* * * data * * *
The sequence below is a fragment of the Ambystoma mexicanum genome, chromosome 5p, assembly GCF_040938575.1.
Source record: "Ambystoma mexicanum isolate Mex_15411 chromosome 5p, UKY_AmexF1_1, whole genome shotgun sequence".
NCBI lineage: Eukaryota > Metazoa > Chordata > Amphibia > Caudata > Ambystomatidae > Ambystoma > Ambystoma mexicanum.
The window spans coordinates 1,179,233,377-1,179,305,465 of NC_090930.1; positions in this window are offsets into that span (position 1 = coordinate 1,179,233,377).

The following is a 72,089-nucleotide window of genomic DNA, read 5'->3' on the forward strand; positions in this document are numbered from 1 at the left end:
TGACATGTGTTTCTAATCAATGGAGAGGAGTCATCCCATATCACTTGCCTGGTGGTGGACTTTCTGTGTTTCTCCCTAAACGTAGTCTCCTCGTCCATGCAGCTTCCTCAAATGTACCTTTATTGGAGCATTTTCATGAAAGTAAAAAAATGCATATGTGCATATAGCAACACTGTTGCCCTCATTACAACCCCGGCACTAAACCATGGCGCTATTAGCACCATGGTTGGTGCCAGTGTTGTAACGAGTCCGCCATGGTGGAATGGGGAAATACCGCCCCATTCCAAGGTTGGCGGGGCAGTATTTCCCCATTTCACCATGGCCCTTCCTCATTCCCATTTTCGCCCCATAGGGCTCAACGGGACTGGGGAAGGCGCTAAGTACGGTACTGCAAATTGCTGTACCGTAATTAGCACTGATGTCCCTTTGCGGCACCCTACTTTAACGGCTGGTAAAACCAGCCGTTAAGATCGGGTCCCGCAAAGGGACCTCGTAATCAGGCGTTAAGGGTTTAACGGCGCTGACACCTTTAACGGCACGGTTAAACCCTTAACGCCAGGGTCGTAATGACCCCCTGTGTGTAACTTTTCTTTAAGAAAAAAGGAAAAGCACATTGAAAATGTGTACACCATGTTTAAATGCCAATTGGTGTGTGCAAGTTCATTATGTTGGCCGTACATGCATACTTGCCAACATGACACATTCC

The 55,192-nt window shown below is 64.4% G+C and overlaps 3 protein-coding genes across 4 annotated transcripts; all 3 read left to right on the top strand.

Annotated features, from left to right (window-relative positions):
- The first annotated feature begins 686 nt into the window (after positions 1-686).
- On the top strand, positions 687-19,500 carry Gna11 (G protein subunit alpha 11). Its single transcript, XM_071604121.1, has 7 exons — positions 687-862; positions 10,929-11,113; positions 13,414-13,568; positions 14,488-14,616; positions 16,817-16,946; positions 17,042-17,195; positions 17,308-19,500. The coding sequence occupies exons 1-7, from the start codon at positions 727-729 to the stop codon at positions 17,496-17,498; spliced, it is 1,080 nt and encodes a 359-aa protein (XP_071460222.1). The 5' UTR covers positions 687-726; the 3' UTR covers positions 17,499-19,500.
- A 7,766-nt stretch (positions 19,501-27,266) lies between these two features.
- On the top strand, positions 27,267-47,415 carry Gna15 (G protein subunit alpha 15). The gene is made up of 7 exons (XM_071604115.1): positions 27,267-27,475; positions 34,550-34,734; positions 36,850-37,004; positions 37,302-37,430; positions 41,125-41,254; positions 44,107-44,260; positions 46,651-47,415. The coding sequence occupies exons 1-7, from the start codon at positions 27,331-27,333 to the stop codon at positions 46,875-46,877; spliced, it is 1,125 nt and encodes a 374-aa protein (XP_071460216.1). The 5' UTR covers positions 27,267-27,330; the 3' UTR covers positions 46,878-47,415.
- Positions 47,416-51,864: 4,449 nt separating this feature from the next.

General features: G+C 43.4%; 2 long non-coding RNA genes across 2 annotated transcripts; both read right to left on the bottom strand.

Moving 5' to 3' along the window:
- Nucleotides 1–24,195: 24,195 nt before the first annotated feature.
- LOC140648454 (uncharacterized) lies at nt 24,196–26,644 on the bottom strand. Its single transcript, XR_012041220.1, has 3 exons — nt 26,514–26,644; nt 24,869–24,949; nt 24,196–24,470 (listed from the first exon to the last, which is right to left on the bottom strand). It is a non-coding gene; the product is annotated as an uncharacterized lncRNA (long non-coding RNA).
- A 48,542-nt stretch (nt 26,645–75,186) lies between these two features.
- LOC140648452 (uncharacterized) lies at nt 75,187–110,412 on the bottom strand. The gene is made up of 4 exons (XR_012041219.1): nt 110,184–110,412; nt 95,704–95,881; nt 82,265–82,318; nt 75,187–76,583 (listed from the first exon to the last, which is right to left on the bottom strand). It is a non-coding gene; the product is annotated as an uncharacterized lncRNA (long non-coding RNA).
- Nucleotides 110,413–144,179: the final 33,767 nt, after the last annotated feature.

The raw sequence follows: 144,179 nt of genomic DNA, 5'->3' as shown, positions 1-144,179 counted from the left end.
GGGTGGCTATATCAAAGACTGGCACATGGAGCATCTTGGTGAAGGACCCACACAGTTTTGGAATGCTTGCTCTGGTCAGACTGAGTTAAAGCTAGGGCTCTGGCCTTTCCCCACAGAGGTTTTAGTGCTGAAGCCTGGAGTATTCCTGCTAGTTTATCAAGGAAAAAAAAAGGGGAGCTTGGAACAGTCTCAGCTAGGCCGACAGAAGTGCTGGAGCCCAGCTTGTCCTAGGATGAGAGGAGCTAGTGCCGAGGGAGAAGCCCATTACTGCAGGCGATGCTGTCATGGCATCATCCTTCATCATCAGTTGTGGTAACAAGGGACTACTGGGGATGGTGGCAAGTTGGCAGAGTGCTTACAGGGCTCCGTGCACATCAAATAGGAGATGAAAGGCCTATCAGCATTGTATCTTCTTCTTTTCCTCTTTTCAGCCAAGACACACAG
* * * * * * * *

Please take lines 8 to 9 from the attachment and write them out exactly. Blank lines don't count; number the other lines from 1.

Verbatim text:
Annotated features, from left to right (window-relative positions):
- The first annotated feature begins 686 nt into the window (after positions 1-686).